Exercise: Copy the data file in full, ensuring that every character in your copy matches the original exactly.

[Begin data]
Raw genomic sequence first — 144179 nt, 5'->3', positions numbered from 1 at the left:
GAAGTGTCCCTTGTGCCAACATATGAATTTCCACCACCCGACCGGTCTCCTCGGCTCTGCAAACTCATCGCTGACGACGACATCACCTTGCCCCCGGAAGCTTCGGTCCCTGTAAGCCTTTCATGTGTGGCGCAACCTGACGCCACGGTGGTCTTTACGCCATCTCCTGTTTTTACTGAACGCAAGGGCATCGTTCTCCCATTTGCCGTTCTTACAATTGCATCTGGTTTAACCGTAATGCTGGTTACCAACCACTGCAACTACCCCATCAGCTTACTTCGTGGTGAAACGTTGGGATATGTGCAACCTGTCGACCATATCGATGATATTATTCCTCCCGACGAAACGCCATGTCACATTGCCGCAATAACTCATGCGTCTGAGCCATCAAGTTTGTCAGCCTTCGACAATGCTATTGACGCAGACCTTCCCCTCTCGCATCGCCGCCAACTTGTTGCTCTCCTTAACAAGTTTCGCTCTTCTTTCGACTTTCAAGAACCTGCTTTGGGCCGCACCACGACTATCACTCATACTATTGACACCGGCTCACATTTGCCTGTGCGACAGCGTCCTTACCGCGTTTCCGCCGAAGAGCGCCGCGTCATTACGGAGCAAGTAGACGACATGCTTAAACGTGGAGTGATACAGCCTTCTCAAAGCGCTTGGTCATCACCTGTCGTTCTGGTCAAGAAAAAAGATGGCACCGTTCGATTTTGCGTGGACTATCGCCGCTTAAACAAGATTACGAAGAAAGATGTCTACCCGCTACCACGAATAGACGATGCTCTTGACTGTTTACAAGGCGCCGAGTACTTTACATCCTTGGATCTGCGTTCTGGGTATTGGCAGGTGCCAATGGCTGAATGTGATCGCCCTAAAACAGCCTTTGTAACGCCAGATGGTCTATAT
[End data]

Raw genomic sequence first — 144179 nt, 5'->3', positions numbered from 1 at the left:
GAAGTGTCCCTTGTGCCAACATATGAATTTCCACCACCCGACCGGTCTCCTCGGCTCTGCAAACTCATCGCTGACGACGACATCACCTTGCCCCCGGAAGCTTCGGTCCCTGTAAGCCTTTCATGTGTGGCGCAACCTGACGCCACGGTGGTCTTTACGCCATCTCCTGTTTTTACTGAACGCAAGGGCATCGTTCTCCCATTTGCCGTTCTTACAATTGCATCTGGTTTAACCGTAATGCTGGTTACCAACCACTGCAACTACCCCATCAGCTTACTTCGTGGTGAAACGTTGGGATATGTGCAACCTGTCGACCATATCGATGATATTATTCCTCCCGACGAAACGCCATGTCACATTGCCGCAATAACTCATGCGTCTGAGCCATCAAGTTTGTCAGCCTTCGACAATGCTATTGACGCAGACCTTCCCCTCTCGCATCGCCGCCAACTTGTTGCTCTCCTTAACAAGTTTCGCTCTTCTTTCGACTTTCAAGAACCTGCTTTGGGCCGCACCACGACTATCACTCATACTATTGACACCGGCTCACATTTGCCTGTGCGACAGCGTCCTTACCGCGTTTCCGCCGAAGAGCGCCGCGTCATTACGGAGCAAGTAGACGACATGCTTAAACGTGGAGTGATACAGCCTTCTCAAAGCGCTTGGTCATCACCTGTCGTTCTGGTCAAGAAAAAAGATGGCACCGTTCGATTTTGCGTGGACTATCGCCGCTTAAACAAGATTACGAAGAAAGATGTCTACCCGCTACCACGAATAGACGATGCTCTTGACTGTTTACAAGGCGCCGAGTACTTTACATCCTTGGATCTGCGTTCTGGGTATTGGCAGGTGCCAATGGCTGAATGTGATCGCCCTAAAACAGCCTTTGTAACGCCAGATGGTCTATAT